I struggled to come up with an idea for a blog post today. I mean I had nothing. Nothing struck me as new or blogworthy. I didn’t feel I had anything to say about anything, at least nothing that hadn’t been said countless times already. No new spins, no new twists. Until I decided to get dinner and went out for a sandwich.
My town boasts a lovely cheese market. They sell more varieties of cheese than I imagined possible. Cheese made from milk produced by every animal except yak, I think. Cheese from more countries than you can find on Google Earth. Plain cheese and cheese with add-ins ranging from berries to nuts to nettles to bourbon. Pure cheese nirvana. The market also sells deli meats, salads, pastries, beverages, and heat-and-eat meals. And sandwiches. Which is why I was there. As I waited for my panino (which I just learned is the singular of panini) to come off the grill, a man approached the counter with a tub of grated parmesan cheese. The cashier rang up the cheese and asked the man if he wanted anything else. “No,” the man said. He swiped his card to pay for his cheese and left.
Grated parmesan. That’s all he bought. No pasta, no bread, no wine. Just a single tub of grated parmesan. Who goes to the store and buys only a tub of grated parmesan? What’s he going to do with it? I looked him over—unobtrusively, I hoped. Middle-aged. Handsome. A bit of gray flecked his dark hair and beard. His beard fell into the scruffy category—too heavy to be five o’clock shadow, too scant to be called full. Neat and trim enough to suggest he worked to keep it that way. He wore a nice suit and carried a stainless-steel travel coffee mug. The lid was on but he held it sideways, suggesting he’d finished the contents at some earlier point in his commute. It also suggested he’d just come from the train. If he’d driven, he’d have left the mug in his vehicle. In other words, he looked like an average businessman, no different from some zillion other average commuters. Nothing sinister about him.
But, because this is how my brain works, I immediately started to attribute sinister motive behind buying only a tub of grated parmesan cheese. I decided he was going to mix poison in it and swap it for an unadulterated tub. A regular brain would assume he was planning a spaghetti dinner and simply forgot the parmesan so stopped by the store on the way from work to get some. Or someone was fixing spaghetti for him and called or texted him to say they were out of cheese and please get some on the way home. A regular brain would assume these things. My brain is not regular. My brain writes murder mysteries. A friend once asked me if I spent all my time imagining ways my friends would die if they were characters in my novels. I told him my “friends” have nothing to worry about. But, yeah, I kind of do. Every place I visit is a potential crime scene in some future novel. Every person I see is a model for a fictional victim or suspect. Every overheard conversation becomes the basis for potential dialog or a plot. It’s been said that authors steal lives. Authors steal entire worlds. Everything, even the most mundane situation (and, really, what’s more mundane than buying a tub of cheese?) is fair game for future fiction. And, you know what? I’m not sorry. No apologies. As an introvert, I’ve lived in my head my entire life. I enjoy the stories swirling around in there. I’m not hurting anyone. I don’t shout at strangers, “Hey! Who are you going to poison with that cheese?” Making up stories satisfies my urge to create, fulfills my God complex. The world in my head operates the way I want it to. Good triumphs over evil, the bad guy never gets away with it, repentance and redemption are the rules, not the exceptions, chaos becomes order, wrongs are made right, justice prevails.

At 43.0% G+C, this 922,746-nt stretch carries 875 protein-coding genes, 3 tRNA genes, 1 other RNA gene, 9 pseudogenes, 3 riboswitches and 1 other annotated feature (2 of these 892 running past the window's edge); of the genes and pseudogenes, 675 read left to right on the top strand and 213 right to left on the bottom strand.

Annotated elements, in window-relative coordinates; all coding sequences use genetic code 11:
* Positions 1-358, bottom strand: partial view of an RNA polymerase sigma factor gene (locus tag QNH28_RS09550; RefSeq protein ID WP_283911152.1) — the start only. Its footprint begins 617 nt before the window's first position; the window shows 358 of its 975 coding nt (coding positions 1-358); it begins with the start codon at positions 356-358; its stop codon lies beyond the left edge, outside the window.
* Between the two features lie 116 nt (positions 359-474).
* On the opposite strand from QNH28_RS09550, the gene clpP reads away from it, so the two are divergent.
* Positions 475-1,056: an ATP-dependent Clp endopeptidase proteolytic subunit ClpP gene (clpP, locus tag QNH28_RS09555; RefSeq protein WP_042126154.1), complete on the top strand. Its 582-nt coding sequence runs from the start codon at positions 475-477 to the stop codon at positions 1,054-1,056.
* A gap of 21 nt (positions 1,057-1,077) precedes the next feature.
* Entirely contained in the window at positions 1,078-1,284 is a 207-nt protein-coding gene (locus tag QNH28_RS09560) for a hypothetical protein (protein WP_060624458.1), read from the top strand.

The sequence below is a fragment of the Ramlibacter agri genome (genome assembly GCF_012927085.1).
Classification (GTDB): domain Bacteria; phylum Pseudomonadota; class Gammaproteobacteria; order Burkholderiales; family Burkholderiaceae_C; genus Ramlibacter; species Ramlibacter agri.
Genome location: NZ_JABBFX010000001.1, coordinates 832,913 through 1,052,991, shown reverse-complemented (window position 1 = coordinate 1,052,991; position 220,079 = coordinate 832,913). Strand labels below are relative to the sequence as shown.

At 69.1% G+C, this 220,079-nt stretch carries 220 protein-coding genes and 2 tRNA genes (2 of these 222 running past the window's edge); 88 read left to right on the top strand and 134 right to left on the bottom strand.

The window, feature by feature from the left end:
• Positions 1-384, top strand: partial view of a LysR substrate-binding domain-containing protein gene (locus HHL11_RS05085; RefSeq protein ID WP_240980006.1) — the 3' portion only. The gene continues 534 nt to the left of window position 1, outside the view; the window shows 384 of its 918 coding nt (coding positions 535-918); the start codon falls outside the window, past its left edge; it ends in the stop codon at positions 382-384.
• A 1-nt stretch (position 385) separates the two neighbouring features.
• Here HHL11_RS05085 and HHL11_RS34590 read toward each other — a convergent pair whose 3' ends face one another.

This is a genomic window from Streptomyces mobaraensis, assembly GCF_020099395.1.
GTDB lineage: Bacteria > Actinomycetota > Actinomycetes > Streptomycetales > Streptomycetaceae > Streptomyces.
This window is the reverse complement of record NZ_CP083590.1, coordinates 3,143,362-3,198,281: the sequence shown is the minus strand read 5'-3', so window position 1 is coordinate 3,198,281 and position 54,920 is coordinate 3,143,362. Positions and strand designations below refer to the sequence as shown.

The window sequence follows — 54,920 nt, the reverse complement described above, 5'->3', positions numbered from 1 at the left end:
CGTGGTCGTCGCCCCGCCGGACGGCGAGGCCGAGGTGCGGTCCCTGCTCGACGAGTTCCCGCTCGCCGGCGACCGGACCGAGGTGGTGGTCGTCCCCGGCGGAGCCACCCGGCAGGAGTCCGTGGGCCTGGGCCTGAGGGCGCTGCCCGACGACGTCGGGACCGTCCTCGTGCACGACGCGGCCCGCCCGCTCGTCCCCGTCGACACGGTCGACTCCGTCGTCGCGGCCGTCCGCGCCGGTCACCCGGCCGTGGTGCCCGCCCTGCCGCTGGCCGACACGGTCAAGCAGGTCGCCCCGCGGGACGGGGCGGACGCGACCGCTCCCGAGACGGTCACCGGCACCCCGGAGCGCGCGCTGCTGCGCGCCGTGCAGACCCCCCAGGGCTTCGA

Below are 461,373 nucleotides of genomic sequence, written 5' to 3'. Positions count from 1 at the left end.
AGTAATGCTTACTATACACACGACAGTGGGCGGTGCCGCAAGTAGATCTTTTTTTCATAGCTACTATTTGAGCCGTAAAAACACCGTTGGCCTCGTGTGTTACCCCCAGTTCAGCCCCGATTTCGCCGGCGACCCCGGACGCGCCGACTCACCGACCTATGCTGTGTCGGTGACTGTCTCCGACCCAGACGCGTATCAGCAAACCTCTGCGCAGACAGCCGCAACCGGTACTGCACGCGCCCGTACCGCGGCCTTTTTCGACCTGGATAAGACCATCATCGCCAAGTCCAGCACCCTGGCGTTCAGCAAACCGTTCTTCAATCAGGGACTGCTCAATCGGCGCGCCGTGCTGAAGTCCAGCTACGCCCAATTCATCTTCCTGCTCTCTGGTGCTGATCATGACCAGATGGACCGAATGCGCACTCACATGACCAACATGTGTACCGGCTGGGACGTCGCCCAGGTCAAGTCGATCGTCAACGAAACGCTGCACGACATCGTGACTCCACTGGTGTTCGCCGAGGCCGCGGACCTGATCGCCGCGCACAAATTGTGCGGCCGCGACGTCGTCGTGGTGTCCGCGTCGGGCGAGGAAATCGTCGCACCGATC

So, Mr. Cheese, if you happen to read this, don’t worry. I don’t really think you’re a mad poisoner. My assessment of your food choice may have been influenced by the advanced reader’s copy of fellow Missdemeanor, Cate Holahan’s, new domestic thriller, The Lies She Told. A good domestic thriller makes you suspicious of all things associated with domestic tranquility. You give every mundane action, every scene of commonplace life, the side eye, wondering what darkness lurks beneath the Norman Rockwell-esque veneer. But, please, enjoy your pasta or whatever you plan to sprinkle with parmesan. I’ll keep my thoughts about your purchase to myself. Unless I come across a breaking news headline about the Spaghetti Murders.